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(Ross May/Washington Post illustration)

Last week, the Trump administration and several other countries announced their recognition of Venezuela’s opposition leader as the country’s lawful president. The move, according to the White House, is neither a prelude to a coup nor an imposition of Washington’s will on a foreign country. But to Trump’s critics and its opponents, that’s exactly what seems to be happening.

At a heated emergency session of the U.N. Security Council on Saturday, U.S. officials traded rhetorical jabs with Venezuela’s top diplomat and Russia’s U.N. envoy. The U.S. views President Nicolás Maduro, who has presided over humanitarian catastrophe and held on to power through highly suspect elections, as illegitimate. Washington argued that the ascent of Juan Guaidó, the head of Venezuela’s National Assembly, and the calling of fresh elections would mark a restoration of constitutional order.

“Either you stand with the forces of freedom, or you’re in league with Maduro and his ­mayhem," Secretary of State Mike Pompeo said during the Security Council session, directing his ire at its permanent members who still back Maduro.

Moscow’s ambassador to the United Nations, Vasily Nebenzya, accused the United States of trying to “engineer a coup.”

“If anything represents a threat to peace and security, it is the shameless and aggressive actions of the United States and their allies to oust a legitimately elected president of Venezuela,” said Nebenzya.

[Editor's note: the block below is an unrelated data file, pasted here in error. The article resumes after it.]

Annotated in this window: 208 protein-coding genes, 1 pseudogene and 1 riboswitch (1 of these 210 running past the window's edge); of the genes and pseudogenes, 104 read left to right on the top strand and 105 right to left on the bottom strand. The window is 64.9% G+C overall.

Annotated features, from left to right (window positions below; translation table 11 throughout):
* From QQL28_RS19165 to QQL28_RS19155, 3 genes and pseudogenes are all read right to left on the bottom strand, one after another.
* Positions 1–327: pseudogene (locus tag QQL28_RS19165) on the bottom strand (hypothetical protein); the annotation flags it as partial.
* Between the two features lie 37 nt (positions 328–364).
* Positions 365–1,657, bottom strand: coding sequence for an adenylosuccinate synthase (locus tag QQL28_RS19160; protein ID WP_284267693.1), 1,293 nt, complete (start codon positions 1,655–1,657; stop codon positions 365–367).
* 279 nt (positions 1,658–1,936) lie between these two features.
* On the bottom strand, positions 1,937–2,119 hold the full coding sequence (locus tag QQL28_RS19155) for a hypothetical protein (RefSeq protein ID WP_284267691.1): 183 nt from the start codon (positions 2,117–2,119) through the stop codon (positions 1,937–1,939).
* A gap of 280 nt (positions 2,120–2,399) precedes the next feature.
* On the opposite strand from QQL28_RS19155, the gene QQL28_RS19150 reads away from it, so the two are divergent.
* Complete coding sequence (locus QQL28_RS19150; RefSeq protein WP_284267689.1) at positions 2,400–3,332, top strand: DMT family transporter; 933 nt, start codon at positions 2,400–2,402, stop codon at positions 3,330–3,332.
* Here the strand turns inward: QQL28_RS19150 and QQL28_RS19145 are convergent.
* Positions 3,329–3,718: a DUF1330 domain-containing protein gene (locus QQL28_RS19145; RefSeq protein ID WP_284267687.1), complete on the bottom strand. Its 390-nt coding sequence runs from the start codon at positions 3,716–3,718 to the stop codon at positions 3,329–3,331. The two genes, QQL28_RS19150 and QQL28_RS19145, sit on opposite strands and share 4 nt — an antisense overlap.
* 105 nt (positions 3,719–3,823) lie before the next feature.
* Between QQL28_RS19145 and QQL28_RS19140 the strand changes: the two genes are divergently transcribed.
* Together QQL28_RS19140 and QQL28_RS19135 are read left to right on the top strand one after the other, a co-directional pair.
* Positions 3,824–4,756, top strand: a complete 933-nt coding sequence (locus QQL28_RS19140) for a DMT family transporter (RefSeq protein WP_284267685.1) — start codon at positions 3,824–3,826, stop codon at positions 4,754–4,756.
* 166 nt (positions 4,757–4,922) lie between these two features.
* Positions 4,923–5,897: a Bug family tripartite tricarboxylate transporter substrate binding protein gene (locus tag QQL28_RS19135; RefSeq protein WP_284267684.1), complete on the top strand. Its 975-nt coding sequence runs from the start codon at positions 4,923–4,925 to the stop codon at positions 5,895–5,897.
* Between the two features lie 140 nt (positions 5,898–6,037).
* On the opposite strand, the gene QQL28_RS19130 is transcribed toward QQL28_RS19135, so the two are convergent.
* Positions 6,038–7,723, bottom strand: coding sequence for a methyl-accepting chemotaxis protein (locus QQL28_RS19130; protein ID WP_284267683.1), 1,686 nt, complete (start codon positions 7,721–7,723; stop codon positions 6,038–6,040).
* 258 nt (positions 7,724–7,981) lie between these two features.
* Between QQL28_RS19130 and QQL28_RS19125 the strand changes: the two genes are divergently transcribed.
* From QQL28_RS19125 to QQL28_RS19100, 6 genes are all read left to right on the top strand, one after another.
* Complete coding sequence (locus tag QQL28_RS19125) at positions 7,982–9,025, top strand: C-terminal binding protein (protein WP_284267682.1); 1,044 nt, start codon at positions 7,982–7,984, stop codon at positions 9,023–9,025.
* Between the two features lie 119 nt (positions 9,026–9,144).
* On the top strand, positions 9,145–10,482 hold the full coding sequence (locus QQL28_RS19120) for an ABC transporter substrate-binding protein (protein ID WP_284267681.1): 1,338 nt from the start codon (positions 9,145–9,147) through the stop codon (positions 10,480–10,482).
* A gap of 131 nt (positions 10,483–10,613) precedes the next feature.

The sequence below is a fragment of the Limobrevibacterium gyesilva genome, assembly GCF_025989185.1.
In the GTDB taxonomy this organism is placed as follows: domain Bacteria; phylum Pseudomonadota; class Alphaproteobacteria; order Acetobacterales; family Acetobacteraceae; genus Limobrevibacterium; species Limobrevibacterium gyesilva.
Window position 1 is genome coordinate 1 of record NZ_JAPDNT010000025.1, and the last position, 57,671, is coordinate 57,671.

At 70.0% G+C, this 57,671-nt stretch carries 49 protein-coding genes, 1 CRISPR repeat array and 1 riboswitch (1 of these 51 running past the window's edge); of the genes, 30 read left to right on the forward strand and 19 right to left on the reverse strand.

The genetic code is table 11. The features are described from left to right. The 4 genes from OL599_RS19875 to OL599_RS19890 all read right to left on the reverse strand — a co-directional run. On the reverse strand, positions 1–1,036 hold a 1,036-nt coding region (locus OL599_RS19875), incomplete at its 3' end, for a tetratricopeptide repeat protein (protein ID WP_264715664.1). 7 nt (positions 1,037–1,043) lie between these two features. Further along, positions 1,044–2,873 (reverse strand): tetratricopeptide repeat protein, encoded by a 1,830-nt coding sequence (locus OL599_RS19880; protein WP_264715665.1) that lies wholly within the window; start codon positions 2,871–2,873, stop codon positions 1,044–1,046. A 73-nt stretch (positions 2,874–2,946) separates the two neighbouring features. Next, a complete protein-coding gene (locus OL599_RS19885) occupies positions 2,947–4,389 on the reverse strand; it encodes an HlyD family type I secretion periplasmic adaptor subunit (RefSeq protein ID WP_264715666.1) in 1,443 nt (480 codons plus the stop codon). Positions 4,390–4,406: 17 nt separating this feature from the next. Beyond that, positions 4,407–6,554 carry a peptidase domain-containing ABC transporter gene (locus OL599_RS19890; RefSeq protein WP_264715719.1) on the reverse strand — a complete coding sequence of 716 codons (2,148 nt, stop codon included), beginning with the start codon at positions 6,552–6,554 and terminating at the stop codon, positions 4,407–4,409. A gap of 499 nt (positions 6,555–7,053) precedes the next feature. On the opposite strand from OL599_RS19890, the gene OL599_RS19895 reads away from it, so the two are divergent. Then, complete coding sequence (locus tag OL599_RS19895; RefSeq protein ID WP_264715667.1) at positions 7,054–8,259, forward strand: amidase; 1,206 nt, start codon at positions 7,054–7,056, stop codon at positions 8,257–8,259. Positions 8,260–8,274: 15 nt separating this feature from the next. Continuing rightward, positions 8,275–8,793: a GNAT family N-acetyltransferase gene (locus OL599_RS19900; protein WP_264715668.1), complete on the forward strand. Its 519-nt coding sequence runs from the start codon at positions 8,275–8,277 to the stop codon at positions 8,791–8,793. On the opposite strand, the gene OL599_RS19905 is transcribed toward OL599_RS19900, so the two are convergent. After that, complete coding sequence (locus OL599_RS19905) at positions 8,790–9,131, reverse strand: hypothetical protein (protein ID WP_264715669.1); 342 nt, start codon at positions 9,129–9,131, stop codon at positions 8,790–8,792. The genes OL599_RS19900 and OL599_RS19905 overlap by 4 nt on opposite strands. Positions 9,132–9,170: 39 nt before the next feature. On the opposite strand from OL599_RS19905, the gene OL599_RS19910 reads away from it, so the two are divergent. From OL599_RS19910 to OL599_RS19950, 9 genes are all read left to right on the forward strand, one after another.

Venezuela’s foreign minister, Jorge Arreaza, said the White House was trying to “trigger a civil war” in his country. American politicians rebuffed these claims.

“This is not a U.S.-sponsored anything,” Sen. Marco Rubio (R-Fla.), a vocal critic of Maduro, said on Sunday. “This is the U.S. supporting the people of Venezuela, who want their constitution and democracy followed.”

While Trump administration officials have not ruled out the prospect of military action, they have downplayed its chances. Instead, in a rare move, they have embraced a multilateral, diplomatic approach, working alongside a hemispheric bloc known as the Lima Group to squeeze Maduro.

Yet Trump’s Venezuela strategy appears to be driven by hard-line hawks in his administration; national security adviser John Bolton, for one, seems to see a confrontation with Venezuela (and its close ally, Cuba) as part of the unfinished business of the Cold War.

The White House’s appointment of prominent Washington neoconservative Elliott Abrams as special envoy to Venezuela also raised eyebrows. Abrams, who has loudly challenged Trump’s agenda in recent years, was a vocal cheerleader of the 2003 invasion of Iraq. Before that, he was well known for a stint in the Reagan administration during which he tried to whitewash the massacres of civilians carried out by a U.S.-backed junta in El Salvador.